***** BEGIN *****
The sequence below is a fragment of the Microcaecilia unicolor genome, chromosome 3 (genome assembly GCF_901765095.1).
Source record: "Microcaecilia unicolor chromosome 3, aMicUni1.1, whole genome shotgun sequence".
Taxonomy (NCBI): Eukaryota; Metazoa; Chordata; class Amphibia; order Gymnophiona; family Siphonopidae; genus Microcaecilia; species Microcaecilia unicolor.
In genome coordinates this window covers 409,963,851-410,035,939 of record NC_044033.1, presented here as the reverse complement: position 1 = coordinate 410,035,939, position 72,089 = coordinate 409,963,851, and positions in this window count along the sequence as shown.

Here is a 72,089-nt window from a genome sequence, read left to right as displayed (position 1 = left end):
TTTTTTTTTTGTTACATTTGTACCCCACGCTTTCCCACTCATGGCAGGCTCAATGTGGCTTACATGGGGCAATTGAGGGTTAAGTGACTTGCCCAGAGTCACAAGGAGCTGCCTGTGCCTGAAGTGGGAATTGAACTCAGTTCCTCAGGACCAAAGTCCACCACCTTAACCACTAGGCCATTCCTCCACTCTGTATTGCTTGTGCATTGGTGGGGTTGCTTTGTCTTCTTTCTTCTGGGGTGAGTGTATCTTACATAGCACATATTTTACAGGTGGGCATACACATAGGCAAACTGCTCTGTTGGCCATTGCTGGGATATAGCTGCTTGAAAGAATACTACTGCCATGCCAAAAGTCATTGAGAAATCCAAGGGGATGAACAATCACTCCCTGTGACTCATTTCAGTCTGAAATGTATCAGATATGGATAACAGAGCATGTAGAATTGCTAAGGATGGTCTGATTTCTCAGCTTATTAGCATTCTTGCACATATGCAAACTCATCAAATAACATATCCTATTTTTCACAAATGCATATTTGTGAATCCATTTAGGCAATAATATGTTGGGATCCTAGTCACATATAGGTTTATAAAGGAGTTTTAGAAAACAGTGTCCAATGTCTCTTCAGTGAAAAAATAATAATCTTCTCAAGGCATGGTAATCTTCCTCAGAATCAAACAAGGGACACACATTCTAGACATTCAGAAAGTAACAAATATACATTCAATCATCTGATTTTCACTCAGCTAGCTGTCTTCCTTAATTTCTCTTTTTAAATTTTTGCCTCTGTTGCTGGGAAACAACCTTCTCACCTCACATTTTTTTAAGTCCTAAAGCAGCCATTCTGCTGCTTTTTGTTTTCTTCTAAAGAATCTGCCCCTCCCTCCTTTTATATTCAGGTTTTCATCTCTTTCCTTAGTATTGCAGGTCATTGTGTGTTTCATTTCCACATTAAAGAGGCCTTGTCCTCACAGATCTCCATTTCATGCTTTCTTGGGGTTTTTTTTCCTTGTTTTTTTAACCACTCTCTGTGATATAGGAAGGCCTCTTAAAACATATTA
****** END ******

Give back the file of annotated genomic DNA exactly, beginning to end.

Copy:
The sequence below is a fragment of the Microcaecilia unicolor genome, chromosome 3 (genome assembly GCF_901765095.1).
Source record: "Microcaecilia unicolor chromosome 3, aMicUni1.1, whole genome shotgun sequence".
Taxonomy (NCBI): Eukaryota; Metazoa; Chordata; class Amphibia; order Gymnophiona; family Siphonopidae; genus Microcaecilia; species Microcaecilia unicolor.
In genome coordinates this window covers 409,963,851-410,035,939 of record NC_044033.1, presented here as the reverse complement: position 1 = coordinate 410,035,939, position 72,089 = coordinate 409,963,851, and positions in this window count along the sequence as shown.

Here is a 72,089-nt window from a genome sequence, read left to right as displayed (position 1 = left end):
TTTTTTTTTTGTTACATTTGTACCCCACGCTTTCCCACTCATGGCAGGCTCAATGTGGCTTACATGGGGCAATTGAGGGTTAAGTGACTTGCCCAGAGTCACAAGGAGCTGCCTGTGCCTGAAGTGGGAATTGAACTCAGTTCCTCAGGACCAAAGTCCACCACCTTAACCACTAGGCCATTCCTCCACTCTGTATTGCTTGTGCATTGGTGGGGTTGCTTTGTCTTCTTTCTTCTGGGGTGAGTGTATCTTACATAGCACATATTTTACAGGTGGGCATACACATAGGCAAACTGCTCTGTTGGCCATTGCTGGGATATAGCTGCTTGAAAGAATACTACTGCCATGCCAAAAGTCATTGAGAAATCCAAGGGGATGAACAATCACTCCCTGTGACTCATTTCAGTCTGAAATGTATCAGATATGGATAACAGAGCATGTAGAATTGCTAAGGATGGTCTGATTTCTCAGCTTATTAGCATTCTTGCACATATGCAAACTCATCAAATAACATATCCTATTTTTCACAAATGCATATTTGTGAATCCATTTAGGCAATAATATGTTGGGATCCTAGTCACATATAGGTTTATAAAGGAGTTTTAGAAAACAGTGTCCAATGTCTCTTCAGTGAAAAAATAATAATCTTCTCAAGGCATGGTAATCTTCCTCAGAATCAAACAAGGGACACACATTCTAGACATTCAGAAAGTAACAAATATACATTCAATCATCTGATTTTCACTCAGCTAGCTGTCTTCCTTAATTTCTCTTTTTAAATTTTTGCCTCTGTTGCTGGGAAACAACCTTCTCACCTCACATTTTTTTAAGTCCTAAAGCAGCCATTCTGCTGCTTTTTGTTTTCTTCTAAAGAATCTGCCCCTCCCTCCTTTTATATTCAGGTTTTCATCTCTTTCCTTAGTATTGCAGGTCATTGTGTGTTTCATTTCCACATTAAAGAGGCCTTGTCCTCACAGATCTCCATTTCATGCTTTCTTGGGGTTTTTTTTCCTTGTTTTTTTAACCACTCTCTGTGATATAGGAAGGCCTCTTAAAACATATTA